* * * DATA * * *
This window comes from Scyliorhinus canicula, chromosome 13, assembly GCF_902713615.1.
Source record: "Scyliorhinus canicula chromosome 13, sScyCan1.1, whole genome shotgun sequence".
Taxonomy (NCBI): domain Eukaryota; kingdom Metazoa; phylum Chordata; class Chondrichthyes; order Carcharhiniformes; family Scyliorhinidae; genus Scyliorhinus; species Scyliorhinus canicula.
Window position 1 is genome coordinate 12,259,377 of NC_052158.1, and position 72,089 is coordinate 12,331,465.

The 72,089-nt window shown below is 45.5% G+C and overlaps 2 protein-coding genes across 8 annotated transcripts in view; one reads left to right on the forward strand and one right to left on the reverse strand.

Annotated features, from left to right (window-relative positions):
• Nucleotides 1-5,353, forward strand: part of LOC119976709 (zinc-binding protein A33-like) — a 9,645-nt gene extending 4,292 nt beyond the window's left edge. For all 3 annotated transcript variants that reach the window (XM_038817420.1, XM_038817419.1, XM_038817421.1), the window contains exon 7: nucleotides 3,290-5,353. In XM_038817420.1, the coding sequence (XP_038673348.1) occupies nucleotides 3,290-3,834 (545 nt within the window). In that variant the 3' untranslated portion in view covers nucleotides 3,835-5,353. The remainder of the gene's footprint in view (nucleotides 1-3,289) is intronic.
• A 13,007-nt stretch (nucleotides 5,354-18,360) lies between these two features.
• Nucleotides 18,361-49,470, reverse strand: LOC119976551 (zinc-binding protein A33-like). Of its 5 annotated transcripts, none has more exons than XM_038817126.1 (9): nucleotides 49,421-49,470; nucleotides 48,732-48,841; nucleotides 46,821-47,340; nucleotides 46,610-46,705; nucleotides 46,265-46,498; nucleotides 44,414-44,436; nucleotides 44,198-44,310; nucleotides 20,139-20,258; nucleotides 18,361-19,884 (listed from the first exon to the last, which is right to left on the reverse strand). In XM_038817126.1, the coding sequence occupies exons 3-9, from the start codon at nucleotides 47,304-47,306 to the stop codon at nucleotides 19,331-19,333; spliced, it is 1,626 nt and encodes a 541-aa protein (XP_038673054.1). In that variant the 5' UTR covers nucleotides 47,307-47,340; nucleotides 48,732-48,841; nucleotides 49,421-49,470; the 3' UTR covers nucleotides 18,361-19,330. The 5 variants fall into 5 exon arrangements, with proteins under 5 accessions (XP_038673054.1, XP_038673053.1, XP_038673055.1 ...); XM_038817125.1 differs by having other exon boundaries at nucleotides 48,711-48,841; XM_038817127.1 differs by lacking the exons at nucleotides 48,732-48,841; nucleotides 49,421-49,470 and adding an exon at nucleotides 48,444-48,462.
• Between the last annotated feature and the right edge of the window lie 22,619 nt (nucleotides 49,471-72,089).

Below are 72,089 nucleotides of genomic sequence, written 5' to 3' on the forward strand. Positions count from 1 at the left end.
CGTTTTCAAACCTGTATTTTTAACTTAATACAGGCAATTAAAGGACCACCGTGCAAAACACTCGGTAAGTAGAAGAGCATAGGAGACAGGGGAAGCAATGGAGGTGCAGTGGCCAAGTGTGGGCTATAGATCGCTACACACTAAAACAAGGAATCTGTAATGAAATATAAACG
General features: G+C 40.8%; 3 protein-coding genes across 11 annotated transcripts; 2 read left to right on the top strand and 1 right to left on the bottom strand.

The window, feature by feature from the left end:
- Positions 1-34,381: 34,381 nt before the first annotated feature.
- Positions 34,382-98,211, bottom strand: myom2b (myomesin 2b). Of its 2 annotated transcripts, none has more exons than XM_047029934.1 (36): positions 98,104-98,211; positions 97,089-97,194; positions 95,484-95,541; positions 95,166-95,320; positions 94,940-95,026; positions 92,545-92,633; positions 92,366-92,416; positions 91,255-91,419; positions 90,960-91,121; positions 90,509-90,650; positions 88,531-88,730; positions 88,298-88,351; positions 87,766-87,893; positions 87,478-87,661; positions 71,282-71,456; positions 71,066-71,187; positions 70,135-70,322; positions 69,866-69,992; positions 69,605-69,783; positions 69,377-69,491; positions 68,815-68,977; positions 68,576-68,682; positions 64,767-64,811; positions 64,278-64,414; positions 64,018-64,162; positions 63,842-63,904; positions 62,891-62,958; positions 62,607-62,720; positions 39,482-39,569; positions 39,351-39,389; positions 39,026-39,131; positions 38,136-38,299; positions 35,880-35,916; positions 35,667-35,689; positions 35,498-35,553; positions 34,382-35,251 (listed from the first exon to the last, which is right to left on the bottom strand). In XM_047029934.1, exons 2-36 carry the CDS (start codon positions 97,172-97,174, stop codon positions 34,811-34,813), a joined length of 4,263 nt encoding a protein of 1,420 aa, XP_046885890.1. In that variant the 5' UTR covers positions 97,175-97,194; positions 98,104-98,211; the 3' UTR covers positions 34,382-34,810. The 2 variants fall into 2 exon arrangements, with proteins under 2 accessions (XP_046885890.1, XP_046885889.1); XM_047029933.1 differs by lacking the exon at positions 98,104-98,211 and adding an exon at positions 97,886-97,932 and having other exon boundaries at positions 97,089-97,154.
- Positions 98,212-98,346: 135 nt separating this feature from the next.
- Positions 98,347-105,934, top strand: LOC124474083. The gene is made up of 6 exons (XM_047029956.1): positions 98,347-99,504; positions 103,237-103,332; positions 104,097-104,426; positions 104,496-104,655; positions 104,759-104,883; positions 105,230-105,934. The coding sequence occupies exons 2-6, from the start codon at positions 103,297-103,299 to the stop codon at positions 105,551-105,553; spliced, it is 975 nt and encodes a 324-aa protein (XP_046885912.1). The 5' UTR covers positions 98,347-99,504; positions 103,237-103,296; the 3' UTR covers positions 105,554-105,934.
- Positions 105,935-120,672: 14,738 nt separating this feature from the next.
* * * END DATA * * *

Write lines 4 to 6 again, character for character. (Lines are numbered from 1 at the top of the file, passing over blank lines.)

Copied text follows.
Window position 1 is genome coordinate 12,259,377 of NC_052158.1, and position 72,089 is coordinate 12,331,465.

The 72,089-nt window shown below is 45.5% G+C and overlaps 2 protein-coding genes across 8 annotated transcripts in view; one reads left to right on the forward strand and one right to left on the reverse strand.

Annotated features, from left to right (window-relative positions):